Teachers’ Orchestration of Mathematics for Different Groups of Students
thesisposted on 06.12.2019, 09:20 by Fay Baldry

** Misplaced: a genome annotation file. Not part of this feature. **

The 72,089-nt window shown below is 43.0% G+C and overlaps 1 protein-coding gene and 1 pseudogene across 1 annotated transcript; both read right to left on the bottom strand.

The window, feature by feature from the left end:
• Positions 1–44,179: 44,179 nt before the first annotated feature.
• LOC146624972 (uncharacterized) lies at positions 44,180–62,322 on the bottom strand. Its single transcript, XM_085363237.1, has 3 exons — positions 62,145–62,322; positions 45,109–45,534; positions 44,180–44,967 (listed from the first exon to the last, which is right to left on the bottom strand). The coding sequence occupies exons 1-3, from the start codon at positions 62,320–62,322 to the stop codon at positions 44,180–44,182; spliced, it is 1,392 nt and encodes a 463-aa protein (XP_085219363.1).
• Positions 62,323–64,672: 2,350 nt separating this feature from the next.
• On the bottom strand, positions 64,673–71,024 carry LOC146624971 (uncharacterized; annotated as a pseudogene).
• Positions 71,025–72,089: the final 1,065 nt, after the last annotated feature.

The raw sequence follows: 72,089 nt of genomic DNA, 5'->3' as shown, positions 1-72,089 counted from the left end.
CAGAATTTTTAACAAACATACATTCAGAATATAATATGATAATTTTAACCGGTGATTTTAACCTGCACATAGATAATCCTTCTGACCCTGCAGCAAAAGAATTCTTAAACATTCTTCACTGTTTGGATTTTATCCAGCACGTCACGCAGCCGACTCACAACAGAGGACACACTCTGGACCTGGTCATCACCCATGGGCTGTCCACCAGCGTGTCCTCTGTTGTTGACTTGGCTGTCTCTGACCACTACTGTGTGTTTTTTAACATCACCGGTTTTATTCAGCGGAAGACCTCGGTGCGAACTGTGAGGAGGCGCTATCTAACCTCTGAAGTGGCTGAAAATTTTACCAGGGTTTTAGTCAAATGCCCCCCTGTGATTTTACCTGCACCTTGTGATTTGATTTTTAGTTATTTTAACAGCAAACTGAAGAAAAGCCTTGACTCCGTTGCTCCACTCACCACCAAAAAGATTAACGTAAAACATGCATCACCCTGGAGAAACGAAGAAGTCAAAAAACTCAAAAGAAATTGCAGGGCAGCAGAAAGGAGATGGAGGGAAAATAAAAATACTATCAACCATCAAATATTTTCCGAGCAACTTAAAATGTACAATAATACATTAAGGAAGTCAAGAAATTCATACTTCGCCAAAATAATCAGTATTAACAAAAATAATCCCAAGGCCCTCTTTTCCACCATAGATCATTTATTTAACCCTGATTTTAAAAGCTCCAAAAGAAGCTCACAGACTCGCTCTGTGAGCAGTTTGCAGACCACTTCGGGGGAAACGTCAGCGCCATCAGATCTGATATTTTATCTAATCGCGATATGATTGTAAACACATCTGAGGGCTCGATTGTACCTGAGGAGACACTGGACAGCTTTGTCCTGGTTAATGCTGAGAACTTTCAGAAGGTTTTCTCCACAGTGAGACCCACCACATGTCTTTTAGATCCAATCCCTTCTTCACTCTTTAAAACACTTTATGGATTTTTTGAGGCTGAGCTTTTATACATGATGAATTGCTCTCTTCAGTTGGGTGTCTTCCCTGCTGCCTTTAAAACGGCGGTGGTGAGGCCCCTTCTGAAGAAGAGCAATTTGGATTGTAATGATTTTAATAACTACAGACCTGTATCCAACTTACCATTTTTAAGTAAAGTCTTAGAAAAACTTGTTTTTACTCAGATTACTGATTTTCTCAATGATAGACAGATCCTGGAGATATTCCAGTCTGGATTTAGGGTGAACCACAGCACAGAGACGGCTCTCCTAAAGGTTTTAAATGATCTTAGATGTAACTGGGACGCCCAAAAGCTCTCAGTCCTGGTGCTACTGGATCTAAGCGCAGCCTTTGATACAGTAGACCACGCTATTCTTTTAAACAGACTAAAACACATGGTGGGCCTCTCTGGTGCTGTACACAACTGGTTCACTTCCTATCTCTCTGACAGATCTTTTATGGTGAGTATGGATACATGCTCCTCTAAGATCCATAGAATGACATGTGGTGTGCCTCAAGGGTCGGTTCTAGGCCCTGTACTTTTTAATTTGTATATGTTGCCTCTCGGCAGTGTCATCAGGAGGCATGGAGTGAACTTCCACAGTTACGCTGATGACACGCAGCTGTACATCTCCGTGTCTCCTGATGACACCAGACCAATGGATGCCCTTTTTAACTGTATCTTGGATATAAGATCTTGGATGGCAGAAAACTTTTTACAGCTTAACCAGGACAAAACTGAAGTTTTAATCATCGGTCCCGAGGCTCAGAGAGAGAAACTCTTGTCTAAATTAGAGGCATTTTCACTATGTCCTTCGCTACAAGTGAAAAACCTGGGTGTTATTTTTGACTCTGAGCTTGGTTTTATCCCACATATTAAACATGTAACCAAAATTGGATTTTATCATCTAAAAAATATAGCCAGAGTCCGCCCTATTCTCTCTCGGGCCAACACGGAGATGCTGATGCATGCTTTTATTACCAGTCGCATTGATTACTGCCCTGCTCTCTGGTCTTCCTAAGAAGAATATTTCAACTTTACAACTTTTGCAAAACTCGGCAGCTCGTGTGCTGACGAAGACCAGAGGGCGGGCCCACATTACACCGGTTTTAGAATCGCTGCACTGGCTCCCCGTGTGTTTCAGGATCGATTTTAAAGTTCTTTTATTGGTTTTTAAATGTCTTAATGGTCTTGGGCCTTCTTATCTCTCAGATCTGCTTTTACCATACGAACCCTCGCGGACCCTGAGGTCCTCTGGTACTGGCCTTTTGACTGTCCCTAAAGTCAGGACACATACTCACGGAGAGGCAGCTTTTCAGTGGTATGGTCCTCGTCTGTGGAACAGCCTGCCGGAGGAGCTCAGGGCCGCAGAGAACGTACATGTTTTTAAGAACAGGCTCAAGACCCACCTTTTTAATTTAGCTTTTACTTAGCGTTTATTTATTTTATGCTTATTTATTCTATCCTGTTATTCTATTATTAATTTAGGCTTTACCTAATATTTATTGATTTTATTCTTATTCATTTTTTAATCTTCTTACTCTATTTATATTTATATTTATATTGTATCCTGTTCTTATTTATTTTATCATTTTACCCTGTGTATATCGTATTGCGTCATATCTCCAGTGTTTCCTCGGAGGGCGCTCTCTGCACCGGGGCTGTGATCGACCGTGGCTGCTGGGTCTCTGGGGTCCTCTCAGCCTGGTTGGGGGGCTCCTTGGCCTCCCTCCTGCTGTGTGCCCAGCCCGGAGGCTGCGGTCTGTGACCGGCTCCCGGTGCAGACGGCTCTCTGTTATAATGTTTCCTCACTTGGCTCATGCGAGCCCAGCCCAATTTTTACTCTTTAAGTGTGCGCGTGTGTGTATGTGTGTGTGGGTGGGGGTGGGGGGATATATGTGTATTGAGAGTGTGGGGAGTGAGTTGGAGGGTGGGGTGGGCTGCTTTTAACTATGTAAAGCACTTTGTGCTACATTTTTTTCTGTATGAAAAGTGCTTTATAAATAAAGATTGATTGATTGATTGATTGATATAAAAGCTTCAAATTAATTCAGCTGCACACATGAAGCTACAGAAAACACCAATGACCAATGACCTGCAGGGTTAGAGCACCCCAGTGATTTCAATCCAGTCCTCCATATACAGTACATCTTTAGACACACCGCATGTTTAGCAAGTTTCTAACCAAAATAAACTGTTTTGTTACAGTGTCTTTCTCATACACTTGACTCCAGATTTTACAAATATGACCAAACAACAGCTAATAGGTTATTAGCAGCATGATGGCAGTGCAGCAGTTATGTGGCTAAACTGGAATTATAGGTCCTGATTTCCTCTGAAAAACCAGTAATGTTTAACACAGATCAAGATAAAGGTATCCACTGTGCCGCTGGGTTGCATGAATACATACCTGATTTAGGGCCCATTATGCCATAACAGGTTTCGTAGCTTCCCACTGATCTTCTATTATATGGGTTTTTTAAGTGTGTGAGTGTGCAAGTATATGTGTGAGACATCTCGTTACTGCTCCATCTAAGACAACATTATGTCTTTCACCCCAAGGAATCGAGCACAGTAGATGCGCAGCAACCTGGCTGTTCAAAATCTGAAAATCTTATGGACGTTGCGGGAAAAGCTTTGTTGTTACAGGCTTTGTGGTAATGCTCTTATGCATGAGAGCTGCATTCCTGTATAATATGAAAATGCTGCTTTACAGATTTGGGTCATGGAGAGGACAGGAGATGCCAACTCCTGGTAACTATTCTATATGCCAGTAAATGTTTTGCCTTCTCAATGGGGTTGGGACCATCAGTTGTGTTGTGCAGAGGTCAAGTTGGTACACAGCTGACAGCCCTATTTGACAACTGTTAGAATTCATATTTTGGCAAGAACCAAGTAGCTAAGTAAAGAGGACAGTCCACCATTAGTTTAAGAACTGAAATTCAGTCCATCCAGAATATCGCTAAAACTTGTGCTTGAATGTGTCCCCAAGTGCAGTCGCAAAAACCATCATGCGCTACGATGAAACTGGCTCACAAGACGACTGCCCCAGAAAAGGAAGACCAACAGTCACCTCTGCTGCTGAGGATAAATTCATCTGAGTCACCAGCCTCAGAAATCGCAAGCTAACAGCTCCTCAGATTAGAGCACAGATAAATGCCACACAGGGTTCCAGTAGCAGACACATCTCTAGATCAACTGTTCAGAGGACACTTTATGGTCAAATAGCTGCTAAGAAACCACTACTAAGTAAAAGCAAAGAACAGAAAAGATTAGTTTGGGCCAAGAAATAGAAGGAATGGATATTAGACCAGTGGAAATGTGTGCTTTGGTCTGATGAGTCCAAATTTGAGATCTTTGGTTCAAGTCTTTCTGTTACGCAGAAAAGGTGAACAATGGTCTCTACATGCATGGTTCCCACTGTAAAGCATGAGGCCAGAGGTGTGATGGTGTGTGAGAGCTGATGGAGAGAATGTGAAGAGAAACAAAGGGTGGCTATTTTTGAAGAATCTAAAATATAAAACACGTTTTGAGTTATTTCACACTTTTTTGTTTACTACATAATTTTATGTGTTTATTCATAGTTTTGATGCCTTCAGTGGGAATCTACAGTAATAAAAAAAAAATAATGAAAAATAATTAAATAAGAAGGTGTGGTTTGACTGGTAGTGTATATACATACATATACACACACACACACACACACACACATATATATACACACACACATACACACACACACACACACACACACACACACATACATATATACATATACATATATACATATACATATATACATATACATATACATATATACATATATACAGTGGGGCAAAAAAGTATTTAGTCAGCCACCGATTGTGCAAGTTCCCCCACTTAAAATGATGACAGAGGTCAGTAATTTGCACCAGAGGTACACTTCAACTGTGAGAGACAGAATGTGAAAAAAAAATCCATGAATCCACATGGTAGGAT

Class composition for secondary mathematics lessons in England is often decided by measures related to prior attainment, with students grouped with others of similar ‘ability’ and referred to as ‘setting’. Research suggests setting does not raise overall attainment and disadvantages students placed in lower attaining sets, with those students experiencing an impoverished curriculum, such as more ‘drill and practice’ (Wiliam and Bartholomew, 2004). This classroom-based video study explores mathematics teachers’ practice in ‘typical’ classrooms and changes that come about when they teach sets with different attainment profiles. The Orchestration of Mathematics Framework (OMF) was developed to interpret classroom activities; this framework integrates a range of theoretical perspectives, including variation theory (Marton and Pang, 2006) and classroom norms (Cobb et al., 2009). The application of the OMF in different settings demonstrated it facilitated cross-class comparisons, and while further research is needed, this evidenced the potential of the OMF as an analytical tool. Three teachers participated in this study; for each teacher two sets with different attainment profiles were studied. When the findings were analysed, a complex picture of teachers’ practice emerged. There were differences between sets, but many facets of teachers’ practice were relatively stable across classes. Some differences reflected previously reported characteristics associated with low attaining sets, such as tighter control over classroom talk (Kutnick et al., 2006), but others were absent; for example, there were no discernible shifts to ‘drill and practice’. One common thread was the low frequency of attention being drawn to mathematical concepts beyond that provided by examples. One question raised is whether students in higher attaining sets are those better placed to read the implicit mathematical meanings available in the act of ‘doing’ tasks.